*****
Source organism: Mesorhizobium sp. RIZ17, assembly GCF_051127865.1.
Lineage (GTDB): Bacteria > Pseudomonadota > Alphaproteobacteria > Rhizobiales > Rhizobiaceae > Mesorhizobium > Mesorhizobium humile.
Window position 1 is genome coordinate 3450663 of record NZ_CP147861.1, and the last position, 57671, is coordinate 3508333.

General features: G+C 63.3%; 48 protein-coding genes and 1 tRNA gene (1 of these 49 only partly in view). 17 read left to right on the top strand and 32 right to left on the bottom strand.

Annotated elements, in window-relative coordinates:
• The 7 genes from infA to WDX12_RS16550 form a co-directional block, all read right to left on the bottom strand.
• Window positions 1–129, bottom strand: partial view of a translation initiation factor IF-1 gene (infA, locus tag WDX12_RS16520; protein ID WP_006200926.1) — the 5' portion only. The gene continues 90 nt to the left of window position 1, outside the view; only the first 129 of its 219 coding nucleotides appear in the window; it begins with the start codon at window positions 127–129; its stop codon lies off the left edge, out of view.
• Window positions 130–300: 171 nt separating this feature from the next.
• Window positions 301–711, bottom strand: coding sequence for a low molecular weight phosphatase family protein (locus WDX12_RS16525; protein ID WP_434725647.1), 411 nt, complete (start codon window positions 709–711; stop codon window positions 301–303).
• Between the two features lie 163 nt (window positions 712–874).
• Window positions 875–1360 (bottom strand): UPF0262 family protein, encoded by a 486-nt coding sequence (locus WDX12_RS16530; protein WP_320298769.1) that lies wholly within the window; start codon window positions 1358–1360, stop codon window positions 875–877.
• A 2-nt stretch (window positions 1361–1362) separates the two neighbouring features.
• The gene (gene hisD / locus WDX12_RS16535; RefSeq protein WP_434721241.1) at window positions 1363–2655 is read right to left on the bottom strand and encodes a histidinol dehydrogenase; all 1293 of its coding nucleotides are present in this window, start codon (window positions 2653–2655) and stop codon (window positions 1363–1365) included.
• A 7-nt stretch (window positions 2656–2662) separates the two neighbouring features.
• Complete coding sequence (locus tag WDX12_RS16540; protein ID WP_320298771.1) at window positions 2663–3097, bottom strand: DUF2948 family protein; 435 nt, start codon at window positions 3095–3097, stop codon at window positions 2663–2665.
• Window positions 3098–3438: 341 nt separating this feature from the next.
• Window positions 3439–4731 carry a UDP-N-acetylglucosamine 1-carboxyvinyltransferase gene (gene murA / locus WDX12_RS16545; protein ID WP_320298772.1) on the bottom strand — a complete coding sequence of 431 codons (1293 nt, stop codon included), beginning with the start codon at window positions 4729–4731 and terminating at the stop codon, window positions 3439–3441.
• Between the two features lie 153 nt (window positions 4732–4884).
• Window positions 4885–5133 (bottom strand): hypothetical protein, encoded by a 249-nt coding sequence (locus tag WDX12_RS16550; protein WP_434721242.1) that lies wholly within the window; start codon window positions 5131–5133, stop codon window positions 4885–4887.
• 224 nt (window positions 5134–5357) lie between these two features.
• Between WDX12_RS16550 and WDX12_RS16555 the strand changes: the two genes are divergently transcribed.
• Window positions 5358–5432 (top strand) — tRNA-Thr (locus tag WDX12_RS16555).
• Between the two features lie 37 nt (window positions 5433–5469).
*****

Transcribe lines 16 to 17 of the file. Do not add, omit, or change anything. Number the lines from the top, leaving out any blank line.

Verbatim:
• Window positions 3098–3438: 341 nt separating this feature from the next.
• Window positions 3439–4731 carry a UDP-N-acetylglucosamine 1-carboxyvinyltransferase gene (gene murA / locus WDX12_RS16545; protein ID WP_320298772.1) on the bottom strand — a complete coding sequence of 431 codons (1293 nt, stop codon included), beginning with the start codon at window positions 4729–4731 and terminating at the stop codon, window positions 3439–3441.